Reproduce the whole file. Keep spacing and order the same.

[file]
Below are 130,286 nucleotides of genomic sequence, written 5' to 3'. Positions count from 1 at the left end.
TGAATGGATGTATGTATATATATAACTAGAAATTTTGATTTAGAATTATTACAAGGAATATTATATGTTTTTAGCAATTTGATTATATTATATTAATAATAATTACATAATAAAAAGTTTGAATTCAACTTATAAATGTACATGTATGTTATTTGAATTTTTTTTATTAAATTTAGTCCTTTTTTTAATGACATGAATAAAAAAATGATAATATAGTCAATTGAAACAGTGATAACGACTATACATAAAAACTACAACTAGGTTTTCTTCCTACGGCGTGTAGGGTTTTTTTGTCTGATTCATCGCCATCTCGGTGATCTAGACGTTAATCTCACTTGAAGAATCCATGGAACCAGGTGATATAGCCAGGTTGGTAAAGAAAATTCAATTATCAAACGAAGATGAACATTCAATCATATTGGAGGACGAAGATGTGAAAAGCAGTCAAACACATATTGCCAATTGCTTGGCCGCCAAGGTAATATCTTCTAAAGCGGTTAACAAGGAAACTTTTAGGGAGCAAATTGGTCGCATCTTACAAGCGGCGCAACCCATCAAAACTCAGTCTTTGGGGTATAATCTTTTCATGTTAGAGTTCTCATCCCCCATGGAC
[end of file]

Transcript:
Below are 130,286 nucleotides of genomic sequence, written 5' to 3'. Positions count from 1 at the left end.
TGAATGGATGTATGTATATATATAACTAGAAATTTTGATTTAGAATTATTACAAGGAATATTATATGTTTTTAGCAATTTGATTATATTATATTAATAATAATTACATAATAAAAAGTTTGAATTCAACTTATAAATGTACATGTATGTTATTTGAATTTTTTTTATTAAATTTAGTCCTTTTTTTAATGACATGAATAAAAAAATGATAATATAGTCAATTGAAACAGTGATAACGACTATACATAAAAACTACAACTAGGTTTTCTTCCTACGGCGTGTAGGGTTTTTTTGTCTGATTCATCGCCATCTCGGTGATCTAGACGTTAATCTCACTTGAAGAATCCATGGAACCAGGTGATATAGCCAGGTTGGTAAAGAAAATTCAATTATCAAACGAAGATGAACATTCAATCATATTGGAGGACGAAGATGTGAAAAGCAGTCAAACACATATTGCCAATTGCTTGGCCGCCAAGGTAATATCTTCTAAAGCGGTTAACAAGGAAACTTTTAGGGAGCAAATTGGTCGCATCTTACAAGCGGCGCAACCCATCAAAACTCAGTCTTTGGGGTATAATCTTTTCATGTTAGAGTTCTCATCCCCCATGGAC